Her carefully constructed message, posted on Facebook this morning, is about “America’s enduring strength,” but it may always be known as the “blood libel” speech.

Sarah Palin: “America’s Enduring Strength” from Sarah Palin on Vimeo.

Her most controversial line: “Especially within hours of a tragedy unfolding, journalists and pundits should not manufacture a blood libel that serves only to incite the very hatred and violence they purport to condemn.”

As could be expected, her statement is generating passioned debate on all fronts. Howard Kurtz, who earlier wrote that it was “unfair” to connect her rhetoric to the shootings, writes that instead of delivering a message of unity she “chose to throw kerosene on the embers of a smoldering national controversy.”

As for the tone of political rhetoric, Palin defends the passion of debate. “We will not be stopped from celebrating the greatness of our country and our foundational freedoms by those who mock its greatness by being intolerant of differing opinion and seeking to muzzle dissent with shrill cries of imagined insults.”

But isn’t there a contradiction in arguing that the use of gun-imagery and slang is protected by the First Amendment but the media’s exploration of the hostile political environment in which the shootings occurred, even if irresponsible, is somehow “blood libel”?

This morning I was reminded of this speech, from Robert Kennedy, following the assassination of Martin Luther King Jr. It’s chronicled in the wonderful documentary “A Ripple of Hope,” and it’s inspirational and ironic in showing how a leader can, under the most trying of circumstances, find words that heal.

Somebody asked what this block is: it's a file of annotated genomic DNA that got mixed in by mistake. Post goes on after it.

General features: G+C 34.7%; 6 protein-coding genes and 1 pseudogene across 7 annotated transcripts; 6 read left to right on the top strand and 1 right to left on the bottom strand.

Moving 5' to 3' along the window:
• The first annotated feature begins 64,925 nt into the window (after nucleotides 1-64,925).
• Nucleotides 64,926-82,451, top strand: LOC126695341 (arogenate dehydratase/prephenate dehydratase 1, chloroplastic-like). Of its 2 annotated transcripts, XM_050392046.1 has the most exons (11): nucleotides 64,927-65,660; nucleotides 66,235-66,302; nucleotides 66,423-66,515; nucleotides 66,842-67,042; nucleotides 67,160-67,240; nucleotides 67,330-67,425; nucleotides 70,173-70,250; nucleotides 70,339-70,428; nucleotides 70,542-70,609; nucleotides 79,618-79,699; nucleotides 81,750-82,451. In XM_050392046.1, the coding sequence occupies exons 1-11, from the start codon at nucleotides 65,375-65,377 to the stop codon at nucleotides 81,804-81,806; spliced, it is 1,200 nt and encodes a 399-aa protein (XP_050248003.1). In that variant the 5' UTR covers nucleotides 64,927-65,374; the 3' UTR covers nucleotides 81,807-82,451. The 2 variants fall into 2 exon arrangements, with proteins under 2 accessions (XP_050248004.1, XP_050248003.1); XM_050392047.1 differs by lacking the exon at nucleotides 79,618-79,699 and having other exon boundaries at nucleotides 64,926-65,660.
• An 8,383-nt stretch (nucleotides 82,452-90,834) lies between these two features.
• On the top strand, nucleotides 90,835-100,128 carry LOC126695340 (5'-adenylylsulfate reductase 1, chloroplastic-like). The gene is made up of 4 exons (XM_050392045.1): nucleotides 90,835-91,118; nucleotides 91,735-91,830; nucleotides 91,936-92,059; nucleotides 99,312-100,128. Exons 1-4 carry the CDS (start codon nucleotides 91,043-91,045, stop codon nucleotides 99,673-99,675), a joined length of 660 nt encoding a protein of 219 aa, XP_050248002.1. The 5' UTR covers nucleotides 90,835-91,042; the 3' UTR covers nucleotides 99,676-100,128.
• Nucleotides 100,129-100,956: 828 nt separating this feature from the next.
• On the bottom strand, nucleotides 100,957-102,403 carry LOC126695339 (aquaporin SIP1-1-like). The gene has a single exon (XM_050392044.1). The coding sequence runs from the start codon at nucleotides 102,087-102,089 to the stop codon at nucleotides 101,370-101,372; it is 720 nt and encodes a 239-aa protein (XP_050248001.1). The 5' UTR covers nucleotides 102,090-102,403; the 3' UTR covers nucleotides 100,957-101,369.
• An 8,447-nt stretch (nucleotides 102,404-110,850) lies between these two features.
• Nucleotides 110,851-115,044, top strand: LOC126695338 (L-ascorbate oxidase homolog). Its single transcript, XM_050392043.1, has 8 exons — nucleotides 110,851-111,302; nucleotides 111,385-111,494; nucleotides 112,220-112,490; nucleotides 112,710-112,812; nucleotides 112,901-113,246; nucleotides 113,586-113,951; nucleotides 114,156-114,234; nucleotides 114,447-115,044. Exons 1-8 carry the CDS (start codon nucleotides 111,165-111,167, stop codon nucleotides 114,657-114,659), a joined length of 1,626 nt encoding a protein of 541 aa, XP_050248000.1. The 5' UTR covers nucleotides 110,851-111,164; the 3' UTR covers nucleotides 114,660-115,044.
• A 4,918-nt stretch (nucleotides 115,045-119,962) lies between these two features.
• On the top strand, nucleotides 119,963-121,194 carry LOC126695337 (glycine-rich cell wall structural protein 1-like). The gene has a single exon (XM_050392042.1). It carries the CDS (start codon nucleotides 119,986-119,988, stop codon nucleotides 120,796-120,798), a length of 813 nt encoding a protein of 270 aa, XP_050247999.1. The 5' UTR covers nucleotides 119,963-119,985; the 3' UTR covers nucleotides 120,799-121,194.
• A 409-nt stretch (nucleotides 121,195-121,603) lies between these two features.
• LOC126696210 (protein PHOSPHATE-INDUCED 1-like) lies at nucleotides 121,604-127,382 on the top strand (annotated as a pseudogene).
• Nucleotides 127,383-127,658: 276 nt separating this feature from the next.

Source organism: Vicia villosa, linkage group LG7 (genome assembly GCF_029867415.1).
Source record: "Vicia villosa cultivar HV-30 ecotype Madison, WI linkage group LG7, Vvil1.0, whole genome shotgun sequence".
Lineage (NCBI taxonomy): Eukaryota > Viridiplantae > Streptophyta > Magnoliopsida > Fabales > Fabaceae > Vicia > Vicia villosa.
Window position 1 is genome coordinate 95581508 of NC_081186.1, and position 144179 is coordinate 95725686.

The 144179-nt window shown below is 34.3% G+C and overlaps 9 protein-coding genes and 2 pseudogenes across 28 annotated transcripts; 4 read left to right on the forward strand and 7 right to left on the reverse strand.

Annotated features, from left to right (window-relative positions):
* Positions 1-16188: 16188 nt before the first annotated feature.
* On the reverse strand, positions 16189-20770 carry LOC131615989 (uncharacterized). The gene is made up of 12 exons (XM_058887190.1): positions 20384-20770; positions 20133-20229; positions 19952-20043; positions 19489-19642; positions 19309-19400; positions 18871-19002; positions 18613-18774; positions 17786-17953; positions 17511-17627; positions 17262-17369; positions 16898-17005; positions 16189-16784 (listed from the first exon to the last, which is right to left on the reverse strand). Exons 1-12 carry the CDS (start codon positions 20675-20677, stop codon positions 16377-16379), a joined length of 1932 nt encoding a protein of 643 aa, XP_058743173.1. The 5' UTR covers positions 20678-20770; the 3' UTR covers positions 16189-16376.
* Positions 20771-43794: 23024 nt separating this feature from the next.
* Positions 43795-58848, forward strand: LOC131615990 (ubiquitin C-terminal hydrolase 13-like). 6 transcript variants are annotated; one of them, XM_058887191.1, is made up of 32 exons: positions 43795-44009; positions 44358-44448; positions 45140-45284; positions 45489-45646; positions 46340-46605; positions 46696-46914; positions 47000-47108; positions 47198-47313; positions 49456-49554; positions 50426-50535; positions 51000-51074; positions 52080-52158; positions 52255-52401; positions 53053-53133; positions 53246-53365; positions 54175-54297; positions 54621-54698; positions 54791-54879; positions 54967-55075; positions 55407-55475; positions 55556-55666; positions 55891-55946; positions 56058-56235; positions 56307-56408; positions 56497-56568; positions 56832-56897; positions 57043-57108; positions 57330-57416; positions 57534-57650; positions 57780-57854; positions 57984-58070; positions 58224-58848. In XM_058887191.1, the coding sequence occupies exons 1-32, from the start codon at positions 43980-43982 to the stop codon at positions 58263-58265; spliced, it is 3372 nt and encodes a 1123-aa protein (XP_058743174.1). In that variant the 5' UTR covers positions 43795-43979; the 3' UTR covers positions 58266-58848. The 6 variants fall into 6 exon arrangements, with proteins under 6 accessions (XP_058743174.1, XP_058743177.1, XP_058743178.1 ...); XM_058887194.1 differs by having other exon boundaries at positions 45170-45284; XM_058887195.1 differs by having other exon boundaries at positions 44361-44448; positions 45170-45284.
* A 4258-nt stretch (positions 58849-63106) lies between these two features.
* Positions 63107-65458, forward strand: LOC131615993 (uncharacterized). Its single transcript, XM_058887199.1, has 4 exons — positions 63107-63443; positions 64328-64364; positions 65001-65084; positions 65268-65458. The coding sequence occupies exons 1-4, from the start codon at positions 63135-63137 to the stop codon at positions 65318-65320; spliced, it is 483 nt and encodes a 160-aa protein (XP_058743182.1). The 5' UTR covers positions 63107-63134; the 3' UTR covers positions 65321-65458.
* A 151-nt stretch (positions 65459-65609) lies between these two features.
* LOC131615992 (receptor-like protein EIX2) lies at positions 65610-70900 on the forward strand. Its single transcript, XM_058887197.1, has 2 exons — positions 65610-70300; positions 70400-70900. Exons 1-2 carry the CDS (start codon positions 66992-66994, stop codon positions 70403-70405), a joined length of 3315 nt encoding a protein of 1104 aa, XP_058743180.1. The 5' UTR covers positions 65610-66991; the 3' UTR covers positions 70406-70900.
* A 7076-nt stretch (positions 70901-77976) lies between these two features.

Update: Michael Scherer of Time says that in response to the “blood liberl” comment, “ideological tribes will retreat to their clubhouses.”

He writes, “Liberals attack the viciousness of some right-wing rhetoric, while conservatives attack the viciousness of the liberal charge of guilt-by-association. Everyone puts on more tribal war paint. The ensuing noise is so deafening that the nation is once again pushed to the brink of missing the point: That we stand remarkably united against this sort of violent insanity. That the vast majority of us don’t want the killings to be turned into yet another reason to draw the us-versus-them battle lines–even though Rush Limbaugh, Keith Olbermann, Glenn Beck and others, can’t help themselves, apparently for professional reasons.”